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...here you go - better-quality pictures are available at the source...



 

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Tesla Model S marks phase two of ambitious electric plans

Tesla took the cover off its curvaceous Model S sedan today, the second phase of the Silicon Valley automaker's lofty plan to sell electric cars for the masses.

If the $109,000 carbon fiber Roadster signified the new company's cocksure stardom against Porsche and the Italians - after all, celebrities and rich enthusiasts are on minimum one-year waiting lists - consider the Model S a detente with Tesla's exotic rivals.

The production version of the electric sedan, absent a $350 million loan from the Department of Energy and a manufacturing plant, will be tamer in performance but no less striking in its respective segment when it arrives in late 2011. Hours after embargoed studio photos of the concept car, above, were posted to a Flickr account, Tesla revealed the specifications at the official California launch: a 300-mile range, 45-minute charging, and zero to 60 miles per hour in 5.5 seconds.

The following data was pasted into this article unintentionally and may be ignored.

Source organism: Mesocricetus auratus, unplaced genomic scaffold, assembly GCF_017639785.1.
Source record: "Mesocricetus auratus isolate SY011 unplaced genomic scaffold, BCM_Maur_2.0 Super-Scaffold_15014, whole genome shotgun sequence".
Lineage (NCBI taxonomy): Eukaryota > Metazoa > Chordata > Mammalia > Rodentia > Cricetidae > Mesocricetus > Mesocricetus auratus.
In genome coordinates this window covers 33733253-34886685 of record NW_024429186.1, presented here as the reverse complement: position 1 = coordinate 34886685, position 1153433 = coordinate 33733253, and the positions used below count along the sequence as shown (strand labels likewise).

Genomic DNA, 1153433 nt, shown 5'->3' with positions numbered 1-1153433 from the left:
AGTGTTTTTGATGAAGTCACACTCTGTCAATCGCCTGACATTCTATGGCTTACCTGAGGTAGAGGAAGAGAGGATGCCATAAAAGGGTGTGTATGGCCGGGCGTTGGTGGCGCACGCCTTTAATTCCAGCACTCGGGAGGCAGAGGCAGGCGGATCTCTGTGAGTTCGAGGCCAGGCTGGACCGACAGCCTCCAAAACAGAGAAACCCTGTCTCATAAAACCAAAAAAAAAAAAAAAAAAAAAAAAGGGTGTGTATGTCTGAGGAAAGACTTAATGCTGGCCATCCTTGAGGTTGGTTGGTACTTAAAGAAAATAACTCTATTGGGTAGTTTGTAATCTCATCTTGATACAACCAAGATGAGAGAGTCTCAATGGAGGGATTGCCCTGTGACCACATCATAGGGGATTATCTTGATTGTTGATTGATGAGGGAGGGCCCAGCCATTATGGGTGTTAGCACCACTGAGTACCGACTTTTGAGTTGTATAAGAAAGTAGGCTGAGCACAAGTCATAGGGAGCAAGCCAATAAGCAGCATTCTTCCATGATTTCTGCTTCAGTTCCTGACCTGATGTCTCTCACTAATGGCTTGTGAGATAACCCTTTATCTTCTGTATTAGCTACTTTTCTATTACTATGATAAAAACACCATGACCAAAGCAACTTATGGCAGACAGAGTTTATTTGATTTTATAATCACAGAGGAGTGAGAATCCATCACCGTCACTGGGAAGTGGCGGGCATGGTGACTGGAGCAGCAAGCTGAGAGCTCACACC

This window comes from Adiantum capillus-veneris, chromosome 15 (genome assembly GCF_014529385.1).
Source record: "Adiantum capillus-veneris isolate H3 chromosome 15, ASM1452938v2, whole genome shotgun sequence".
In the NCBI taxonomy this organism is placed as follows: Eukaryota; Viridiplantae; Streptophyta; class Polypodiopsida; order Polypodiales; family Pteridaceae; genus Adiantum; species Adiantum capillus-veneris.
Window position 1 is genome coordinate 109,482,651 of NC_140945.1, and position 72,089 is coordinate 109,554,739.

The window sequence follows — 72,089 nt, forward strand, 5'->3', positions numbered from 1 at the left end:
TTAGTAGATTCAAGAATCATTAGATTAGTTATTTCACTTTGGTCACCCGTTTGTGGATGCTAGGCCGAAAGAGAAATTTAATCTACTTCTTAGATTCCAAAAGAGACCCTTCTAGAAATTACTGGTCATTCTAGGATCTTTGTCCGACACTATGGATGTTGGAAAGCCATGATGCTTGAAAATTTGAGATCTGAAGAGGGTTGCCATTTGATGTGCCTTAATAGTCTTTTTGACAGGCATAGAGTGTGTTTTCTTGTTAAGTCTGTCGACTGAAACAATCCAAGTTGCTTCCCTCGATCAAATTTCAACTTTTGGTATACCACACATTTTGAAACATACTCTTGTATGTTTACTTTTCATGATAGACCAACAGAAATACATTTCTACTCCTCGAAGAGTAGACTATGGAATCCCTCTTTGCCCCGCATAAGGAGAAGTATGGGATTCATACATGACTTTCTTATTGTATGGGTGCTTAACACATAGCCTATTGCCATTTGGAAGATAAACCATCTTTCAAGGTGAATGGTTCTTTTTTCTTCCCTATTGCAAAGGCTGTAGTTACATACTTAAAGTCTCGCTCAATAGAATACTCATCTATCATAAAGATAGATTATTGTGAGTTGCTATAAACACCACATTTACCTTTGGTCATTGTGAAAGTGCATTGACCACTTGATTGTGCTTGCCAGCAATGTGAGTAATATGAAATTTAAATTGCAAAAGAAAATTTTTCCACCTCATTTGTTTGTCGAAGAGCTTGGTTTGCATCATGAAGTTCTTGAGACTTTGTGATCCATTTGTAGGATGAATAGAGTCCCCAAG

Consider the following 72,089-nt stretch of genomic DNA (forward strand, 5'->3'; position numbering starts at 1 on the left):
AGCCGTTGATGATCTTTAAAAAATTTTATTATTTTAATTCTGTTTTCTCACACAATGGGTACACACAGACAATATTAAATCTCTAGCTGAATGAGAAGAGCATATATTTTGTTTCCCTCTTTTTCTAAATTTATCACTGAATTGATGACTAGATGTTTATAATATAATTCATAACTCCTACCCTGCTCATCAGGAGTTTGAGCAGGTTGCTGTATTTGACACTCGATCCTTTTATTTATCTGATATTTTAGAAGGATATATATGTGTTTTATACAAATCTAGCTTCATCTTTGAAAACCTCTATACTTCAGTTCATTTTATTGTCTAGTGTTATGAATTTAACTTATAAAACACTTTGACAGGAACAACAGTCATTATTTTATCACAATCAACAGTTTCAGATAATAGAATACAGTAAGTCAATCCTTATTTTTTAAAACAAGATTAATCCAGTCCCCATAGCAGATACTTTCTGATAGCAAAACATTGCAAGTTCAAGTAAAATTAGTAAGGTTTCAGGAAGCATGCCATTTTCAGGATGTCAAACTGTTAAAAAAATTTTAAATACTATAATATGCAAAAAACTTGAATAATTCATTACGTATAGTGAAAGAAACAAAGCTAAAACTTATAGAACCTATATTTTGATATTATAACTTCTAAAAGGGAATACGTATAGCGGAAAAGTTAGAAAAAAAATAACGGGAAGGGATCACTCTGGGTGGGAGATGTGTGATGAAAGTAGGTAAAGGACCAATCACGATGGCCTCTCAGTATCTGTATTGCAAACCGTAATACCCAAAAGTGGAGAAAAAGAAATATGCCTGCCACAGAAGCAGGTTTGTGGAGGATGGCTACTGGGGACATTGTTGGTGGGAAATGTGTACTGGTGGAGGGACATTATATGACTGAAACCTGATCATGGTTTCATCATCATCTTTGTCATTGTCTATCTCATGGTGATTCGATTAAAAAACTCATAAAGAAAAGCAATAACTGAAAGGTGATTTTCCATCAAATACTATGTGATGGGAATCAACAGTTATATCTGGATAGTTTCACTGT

At $57,400, the Model S is priced in the range of the Mercedes-Benz E-Class, BMW 5 Series, Jaguar XF, and other premium sedans. But Tesla buyers can now claim a $7,500 federal tax credit for electric and plug-in hybrid cars, which President Obama announced last week in addition to $2.4 billion in federal grants for electric car and battery manufacturers.

Tesla's grand plan to produce an electric car under $30,000 is no secret, but little more than a dream that's at least four years away, if that early. With the promised 100-mile-per-gallon Chevrolet Volt next year and Ford's 2012 roll out of plug-in hybrids, Tesla will have to compete with a slew of moderately priced EVs (and the 2013 Toyota Prius, which surely will have no less than a big fat "80" on its EPA window sticker).